Marketplace challenges to gender equality. 

6. Salesforce (Global) 

Encouraging women to return to a career in Tech, by bringing their skills up to date. The Bring Women Back To Work initiative allows companies to recruit women that have left the workforce for an extended period. This runs across multiple companies not just Salesforce. 

7.Reddit (US) 

Encouraging men to take parental leave and therefore the same careers breaks as many women. Co-Founder Alexis Ohanian is a passionate advocate for non-birthing parents to take the parental leave offered to them – particularly in response to toxic masculinity. The company provides a flexible policy to allow families to structure their leave the best way to suit them. 

Community challenges to gender equality 

8. Etsy (Global) 

Providing women with new opportunities to establish their own incomes. 87% of storefronts are owned by women, 97% of sellers work from home and 80% are a business of one person. Not only that, 56% of the HQ workforce are women, and 52% of leadership. They also offer one of the longest parental leave policies in US-based Tech (26 weeks). 

 9. Affectiva (Global) 

Overcoming gender bias in AI. A double female-founded company that is on a mission to humanize technology. Its AI detects emotions and the dataset on which its built is 50% women – something that has historically not been the case across other AI technologies.  

 10. Bumble (US) 

Continually using innovation to drive progress for women, not perpetuate existing inequalities. Female-founded and with a women majority, Bumble flips the rules as a brand – through their product and in how they lobby for wider societal change. 85% of employees and 80% of the exec team are women. They changed the law in Texas to prevent people sending unsolicited nude photos, and advanced technology to automatically blur a nude photo sent to a phone. 

The opportunity: Technology companies are known for pushing the boundaries and providing more benefits than seen in other industries (think of the famous Google offices for example).   It’s been a young, fun and vibrant place to work, but sometimes on a superficial level, and often appealing to the same types of people (white men) that set up the companies in the first place. Whilst this has long attracted talent, organisations should think about which benefits will genuinely move the dial for marginalised groups, including women. It’s morally right, and essential to addressing the looming talent shortage. Focussing efforts on women in specialist areas of Tech typically where they are most underrepresented and ensuring that working parents are empowered to take the time they need to care for dependents, and, successfully return with the skills needed to keep up with momentum, will make Technology as a career appeal more to young women at the start of the pipeline. And as we see throughout this entire report, not enough women in Tech is a recurring theme and reason for gender pay gaps, a lack of women-focussed innovation and lost financial gains across all industries and sectors.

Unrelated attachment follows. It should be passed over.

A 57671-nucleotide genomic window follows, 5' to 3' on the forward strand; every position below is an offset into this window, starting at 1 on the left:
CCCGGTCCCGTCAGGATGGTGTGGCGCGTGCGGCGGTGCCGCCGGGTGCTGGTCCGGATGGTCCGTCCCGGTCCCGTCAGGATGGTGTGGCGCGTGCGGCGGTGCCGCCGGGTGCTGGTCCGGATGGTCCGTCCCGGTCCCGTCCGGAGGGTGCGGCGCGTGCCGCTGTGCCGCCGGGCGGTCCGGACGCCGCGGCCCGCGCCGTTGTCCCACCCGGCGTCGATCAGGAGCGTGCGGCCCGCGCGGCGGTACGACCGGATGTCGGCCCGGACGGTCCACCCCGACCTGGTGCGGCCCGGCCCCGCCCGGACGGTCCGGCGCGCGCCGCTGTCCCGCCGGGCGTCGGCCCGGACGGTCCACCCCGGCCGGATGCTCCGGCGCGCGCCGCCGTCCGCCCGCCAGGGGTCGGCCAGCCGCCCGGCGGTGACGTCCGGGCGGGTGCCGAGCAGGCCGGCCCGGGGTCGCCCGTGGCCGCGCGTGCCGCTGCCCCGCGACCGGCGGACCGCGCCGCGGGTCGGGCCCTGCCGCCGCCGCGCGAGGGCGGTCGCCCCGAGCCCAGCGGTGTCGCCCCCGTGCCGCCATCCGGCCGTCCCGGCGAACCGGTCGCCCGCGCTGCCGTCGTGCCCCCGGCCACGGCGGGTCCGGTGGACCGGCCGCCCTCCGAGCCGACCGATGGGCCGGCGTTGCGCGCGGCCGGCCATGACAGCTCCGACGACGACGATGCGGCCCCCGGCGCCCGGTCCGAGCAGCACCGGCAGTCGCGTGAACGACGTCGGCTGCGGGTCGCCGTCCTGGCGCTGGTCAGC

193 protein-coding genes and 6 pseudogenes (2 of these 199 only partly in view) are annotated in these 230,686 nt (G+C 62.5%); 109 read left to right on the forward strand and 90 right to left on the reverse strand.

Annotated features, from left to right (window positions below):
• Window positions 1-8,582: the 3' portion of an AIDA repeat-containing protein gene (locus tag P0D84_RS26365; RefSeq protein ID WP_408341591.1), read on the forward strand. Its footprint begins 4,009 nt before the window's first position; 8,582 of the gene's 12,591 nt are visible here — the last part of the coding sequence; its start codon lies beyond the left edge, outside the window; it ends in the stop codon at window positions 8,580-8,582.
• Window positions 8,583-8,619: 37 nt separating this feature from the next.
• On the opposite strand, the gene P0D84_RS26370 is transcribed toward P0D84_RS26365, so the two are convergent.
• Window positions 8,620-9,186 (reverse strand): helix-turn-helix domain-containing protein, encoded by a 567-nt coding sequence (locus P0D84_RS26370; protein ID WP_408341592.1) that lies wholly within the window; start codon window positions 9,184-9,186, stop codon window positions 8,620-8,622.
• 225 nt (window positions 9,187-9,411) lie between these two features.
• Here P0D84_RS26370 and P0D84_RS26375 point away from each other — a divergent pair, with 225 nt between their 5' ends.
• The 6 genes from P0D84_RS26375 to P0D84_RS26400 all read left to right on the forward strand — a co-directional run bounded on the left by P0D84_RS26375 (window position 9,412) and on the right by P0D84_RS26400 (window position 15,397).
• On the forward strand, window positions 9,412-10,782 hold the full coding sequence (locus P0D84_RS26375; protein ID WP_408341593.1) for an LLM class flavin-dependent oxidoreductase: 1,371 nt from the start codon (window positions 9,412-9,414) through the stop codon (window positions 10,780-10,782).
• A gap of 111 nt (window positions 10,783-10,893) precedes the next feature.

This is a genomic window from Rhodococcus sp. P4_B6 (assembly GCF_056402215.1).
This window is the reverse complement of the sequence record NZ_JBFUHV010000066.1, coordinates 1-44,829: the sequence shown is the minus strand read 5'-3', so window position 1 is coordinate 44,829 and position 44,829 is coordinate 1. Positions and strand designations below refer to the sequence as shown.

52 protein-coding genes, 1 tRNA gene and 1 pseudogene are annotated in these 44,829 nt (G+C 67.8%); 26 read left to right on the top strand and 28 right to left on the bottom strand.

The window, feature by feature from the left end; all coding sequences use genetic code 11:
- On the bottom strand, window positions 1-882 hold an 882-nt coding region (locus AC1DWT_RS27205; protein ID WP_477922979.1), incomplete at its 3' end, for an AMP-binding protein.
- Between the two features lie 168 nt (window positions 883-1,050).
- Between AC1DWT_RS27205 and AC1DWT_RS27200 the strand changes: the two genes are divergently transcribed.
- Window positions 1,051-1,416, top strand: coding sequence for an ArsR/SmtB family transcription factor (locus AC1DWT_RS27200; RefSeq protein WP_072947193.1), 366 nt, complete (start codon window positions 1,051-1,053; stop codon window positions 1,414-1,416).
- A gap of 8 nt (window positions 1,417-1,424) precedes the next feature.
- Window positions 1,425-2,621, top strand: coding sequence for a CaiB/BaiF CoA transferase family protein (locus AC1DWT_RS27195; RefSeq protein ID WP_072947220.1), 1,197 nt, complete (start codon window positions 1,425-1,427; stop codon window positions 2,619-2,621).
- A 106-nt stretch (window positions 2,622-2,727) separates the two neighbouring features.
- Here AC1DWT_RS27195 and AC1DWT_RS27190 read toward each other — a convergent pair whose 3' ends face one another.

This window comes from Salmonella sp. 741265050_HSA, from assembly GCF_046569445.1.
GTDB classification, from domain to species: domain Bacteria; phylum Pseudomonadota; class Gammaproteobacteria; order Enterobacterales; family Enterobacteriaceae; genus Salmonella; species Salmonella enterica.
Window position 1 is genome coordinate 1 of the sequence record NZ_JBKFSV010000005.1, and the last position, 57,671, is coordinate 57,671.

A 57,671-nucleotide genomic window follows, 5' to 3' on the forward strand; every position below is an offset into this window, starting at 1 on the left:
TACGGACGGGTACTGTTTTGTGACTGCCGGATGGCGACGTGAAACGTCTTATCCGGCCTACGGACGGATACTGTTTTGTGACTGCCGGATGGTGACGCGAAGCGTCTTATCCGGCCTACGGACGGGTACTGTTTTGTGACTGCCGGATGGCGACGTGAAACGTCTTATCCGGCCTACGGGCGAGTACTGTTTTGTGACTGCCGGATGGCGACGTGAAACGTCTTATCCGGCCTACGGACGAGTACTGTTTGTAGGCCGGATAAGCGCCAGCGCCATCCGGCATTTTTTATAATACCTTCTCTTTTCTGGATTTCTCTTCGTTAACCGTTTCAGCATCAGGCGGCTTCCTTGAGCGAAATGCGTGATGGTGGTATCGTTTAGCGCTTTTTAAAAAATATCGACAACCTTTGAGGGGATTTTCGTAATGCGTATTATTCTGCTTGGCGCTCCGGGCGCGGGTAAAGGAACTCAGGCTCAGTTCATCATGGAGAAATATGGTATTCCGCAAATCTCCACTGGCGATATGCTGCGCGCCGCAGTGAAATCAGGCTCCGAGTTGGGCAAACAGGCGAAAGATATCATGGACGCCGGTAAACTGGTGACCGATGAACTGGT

Chapter 8: Utilities and Services 

The gender equality challenge for Utilities and Services sits somewhere in the middle of Construction, Manufacturing & Engineering (less STEM women full stop), FMCG (a need to prove they’re addressing all environmental and social issues at the same time and targets from the highest levels) and Tech (a massive skew in their gender gap because of the highest paid roles being technical). There also exist some specific obstacles for senior women such as the need to spend time offshore, and the need to put (anyone) into thousands of new jobs that will be created as the sector evolves to meet Net Zero.  

Workplace challenges to gender equality

1. General Electric (Global) 

A hands-on programme designed to encourage girls into STEM careers. Over 10 years GE Girls has supported thousands of girls into higher education across science, technology, engineering and maths. 

2. Shell (Global) 

Launched a campaign to highlight the gender inequality and prejudice faced by women in STEM careers. Shell wanted to drive home the message with #MakeTheFuture that companies are doing great work to encourage girls into STEM, but when they get into the industry as educated women, they are often discouraged.  

3. EDF (UK) 

An initiative to bring more women into the leadership talent pool. Talent 2.0 was a targeted campaign across areas of the business that were under-represented by women, in particular Nuclear energy where they have committed to 40% women representation by 2030. EDF recognised that women were less likely to put themselves forward for promotion so they came to them. These mid-level women were invited to take online assessments that looked at their entire skillset and their potential to become senior leaders. In the first year, 45% women were promoted internally. 

4. BHP (Australia) 

Undertaking multiple ‘small’ projects that make a big difference to gender parity. Rather than just offering the industry norm of 2 weeks on, 2 weeks off to all fly-in fly-out employees, they created 13 different flexible working options. 

5. Schlumburger (Global) 

Supporting women in global mobility opportunities Any roles that demand a move abroad are considered as impactful on a couple or family, and support and consideration of circumstances is provided for all parties via the Dual Careers programme. This benefits women either as employees, or as the spouse who would otherwise struggle to maintain their own career, and in cases of mothers, manage a family. 

6 . Maersk (India)